Popular Culture in Early Modern England and France

History 103C.002

Fall 2006
Section: 
Instructor (text): 
Elliott
Location: 
204 Dwinelle
Day & Time: 
W 12-2
CCN: 
Units: 
Units
This course is also listed as 103B.009

This seminar will be concerned with the culture and life-experience of ordinary people in the period 1500-1750. Something like 98% of historical scholarship has focused on the elite 2% of early modern populations. This disproportion is understandable in that it was mostly members of elites who wrote and were written about. Getting at the experience of common men and women in the period requires rather more effort and ingenuity. In recent years, some of the most innovative historical work has been done on the ";middling sorts"; and ";lower orders";. In this course, we will be reading and discussing a number of the groundbreaking products of this new social history from scholars dealing with early modern England and France. With respect to common readings and paper topics, there will be four principal areas of concentration:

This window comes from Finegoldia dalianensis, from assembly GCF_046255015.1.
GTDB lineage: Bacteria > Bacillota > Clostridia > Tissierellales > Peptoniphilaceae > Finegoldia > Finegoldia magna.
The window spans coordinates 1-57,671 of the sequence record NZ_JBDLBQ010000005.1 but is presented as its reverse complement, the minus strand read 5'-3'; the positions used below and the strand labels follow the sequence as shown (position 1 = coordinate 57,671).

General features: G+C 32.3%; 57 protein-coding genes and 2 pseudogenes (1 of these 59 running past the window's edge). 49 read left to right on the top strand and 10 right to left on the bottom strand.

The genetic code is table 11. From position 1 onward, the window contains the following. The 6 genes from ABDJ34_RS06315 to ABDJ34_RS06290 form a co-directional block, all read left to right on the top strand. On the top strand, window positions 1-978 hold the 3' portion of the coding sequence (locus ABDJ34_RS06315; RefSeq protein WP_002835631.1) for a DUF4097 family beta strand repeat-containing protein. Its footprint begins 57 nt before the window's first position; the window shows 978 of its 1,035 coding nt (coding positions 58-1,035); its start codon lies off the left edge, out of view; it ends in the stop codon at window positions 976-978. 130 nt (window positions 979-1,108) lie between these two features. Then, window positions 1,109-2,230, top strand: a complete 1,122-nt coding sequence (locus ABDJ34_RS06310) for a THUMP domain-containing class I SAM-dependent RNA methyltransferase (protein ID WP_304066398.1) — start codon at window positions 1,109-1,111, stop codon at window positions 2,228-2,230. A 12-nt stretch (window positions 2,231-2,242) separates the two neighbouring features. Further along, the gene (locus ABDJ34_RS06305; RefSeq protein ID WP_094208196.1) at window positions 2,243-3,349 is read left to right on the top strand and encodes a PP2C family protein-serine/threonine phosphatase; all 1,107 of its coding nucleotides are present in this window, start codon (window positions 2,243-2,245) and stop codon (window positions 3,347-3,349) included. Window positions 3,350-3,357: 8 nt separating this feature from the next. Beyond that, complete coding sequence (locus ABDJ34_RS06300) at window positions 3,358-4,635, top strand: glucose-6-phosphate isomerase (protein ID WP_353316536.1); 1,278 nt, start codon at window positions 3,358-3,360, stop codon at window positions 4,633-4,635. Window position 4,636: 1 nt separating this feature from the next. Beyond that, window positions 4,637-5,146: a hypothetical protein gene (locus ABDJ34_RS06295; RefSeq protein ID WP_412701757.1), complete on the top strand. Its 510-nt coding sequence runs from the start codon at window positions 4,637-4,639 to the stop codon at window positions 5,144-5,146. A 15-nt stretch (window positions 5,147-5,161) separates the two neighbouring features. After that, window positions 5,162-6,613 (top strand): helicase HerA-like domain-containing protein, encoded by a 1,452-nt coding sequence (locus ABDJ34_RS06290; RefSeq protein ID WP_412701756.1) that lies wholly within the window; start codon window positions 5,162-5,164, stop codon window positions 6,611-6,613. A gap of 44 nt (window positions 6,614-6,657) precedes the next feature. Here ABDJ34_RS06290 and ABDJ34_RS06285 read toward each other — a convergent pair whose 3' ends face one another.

1) Popular resistance - historical accounts abound on how elites exercised power. Here we will be concerned more with examining strategies for the exercise of power by the underdogs.

2) Women's history - a prominent concentration of social history has been the realities of women's lives - with issues of work roles, gender relations, home and family life being highlighted.

3) Popular devotion - how peoples' actual religious customs and practices related to the official teachings of the established Church.

4) Ritual Practice - the function ritual played in traditional society in helping people cope with threatening conditions and social change.

Coursework will consist of brief written responses to readings and a 12-15 page paper on a topic of interest in one of the areas of concentration. For two of the class meetings, our 'reading' will involve viewing selected films that feature popular culture/social history themes. A substantial portion of students' grades will be based on active participation in seminar discussions. Although not officially listed as a Research 103, because of the methodological challenges inherent in social history, our consideration of creative approaches to primary source material will provide some useful preparation for students interested in doing their 101 on a social topic.

Dr. Elliott teaches courses in British and Early Modern European history. Because artists tend to be perceptive commentators on their times, he often uses artwork as prinary source material along with written texts. Dr. Elliott is working on a book dealing with the popular dimension of religious change in the Reformation era.